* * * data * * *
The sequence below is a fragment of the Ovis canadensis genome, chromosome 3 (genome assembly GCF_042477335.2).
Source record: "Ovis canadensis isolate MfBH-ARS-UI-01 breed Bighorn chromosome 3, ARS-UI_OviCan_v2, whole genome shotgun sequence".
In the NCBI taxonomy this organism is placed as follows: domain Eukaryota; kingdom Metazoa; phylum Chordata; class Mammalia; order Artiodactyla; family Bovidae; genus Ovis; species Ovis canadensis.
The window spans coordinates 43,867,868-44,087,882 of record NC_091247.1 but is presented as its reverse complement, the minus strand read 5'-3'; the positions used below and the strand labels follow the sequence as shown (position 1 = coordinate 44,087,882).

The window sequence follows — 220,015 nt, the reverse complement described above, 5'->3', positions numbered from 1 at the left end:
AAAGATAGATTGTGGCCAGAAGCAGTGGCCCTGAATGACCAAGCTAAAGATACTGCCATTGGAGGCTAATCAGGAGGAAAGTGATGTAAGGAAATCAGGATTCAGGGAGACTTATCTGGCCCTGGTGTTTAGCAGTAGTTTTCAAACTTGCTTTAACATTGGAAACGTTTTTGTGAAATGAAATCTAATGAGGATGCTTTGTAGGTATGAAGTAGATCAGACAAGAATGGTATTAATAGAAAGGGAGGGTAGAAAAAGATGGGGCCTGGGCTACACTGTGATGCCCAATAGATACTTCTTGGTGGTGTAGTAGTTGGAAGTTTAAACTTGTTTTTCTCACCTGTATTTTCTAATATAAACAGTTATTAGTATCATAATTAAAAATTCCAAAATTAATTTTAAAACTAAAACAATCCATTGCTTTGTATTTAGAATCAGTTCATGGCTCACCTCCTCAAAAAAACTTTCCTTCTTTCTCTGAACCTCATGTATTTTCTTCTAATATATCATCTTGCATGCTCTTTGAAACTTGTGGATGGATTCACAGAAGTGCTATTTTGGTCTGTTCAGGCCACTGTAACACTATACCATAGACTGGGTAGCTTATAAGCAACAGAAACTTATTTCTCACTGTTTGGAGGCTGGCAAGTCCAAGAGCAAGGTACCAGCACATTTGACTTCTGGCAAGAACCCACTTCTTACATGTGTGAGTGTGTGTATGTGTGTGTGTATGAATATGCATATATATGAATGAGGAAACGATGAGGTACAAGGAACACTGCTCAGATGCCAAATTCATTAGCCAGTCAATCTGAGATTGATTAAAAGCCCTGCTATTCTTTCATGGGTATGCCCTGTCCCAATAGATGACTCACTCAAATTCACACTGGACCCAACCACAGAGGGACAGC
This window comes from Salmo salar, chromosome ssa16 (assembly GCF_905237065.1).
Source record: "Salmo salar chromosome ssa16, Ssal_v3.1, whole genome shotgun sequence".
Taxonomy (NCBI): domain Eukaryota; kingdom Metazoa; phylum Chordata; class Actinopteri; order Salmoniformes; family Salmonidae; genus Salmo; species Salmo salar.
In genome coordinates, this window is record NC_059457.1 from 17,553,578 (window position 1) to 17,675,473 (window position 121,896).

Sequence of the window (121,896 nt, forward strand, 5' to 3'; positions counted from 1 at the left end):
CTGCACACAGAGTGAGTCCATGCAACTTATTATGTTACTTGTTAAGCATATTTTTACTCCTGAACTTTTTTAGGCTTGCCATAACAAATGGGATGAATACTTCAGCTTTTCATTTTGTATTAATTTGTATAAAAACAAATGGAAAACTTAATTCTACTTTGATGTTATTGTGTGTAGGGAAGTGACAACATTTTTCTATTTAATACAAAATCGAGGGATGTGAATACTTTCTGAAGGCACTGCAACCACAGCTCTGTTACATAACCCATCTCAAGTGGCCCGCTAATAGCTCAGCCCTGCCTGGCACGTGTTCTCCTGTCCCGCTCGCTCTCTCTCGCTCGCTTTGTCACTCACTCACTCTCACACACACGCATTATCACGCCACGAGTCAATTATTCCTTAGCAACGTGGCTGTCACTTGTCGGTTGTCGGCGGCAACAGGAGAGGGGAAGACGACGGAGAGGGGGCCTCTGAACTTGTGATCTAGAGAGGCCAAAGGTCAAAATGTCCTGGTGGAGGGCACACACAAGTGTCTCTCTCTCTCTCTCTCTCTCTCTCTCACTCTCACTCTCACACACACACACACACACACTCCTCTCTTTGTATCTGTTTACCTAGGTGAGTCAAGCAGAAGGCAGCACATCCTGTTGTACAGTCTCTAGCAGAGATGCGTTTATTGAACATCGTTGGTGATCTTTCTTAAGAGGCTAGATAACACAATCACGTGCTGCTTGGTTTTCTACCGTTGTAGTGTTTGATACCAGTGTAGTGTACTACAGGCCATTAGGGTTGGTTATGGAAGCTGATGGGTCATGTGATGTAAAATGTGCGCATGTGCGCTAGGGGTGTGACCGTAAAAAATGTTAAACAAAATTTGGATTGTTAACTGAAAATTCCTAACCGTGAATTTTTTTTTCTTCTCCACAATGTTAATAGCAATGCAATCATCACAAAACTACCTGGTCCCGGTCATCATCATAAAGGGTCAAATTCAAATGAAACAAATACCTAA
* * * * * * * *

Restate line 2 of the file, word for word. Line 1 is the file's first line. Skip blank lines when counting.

Source record: "Ovis canadensis isolate MfBH-ARS-UI-01 breed Bighorn chromosome 3, ARS-UI_OviCan_v2, whole genome shotgun sequence".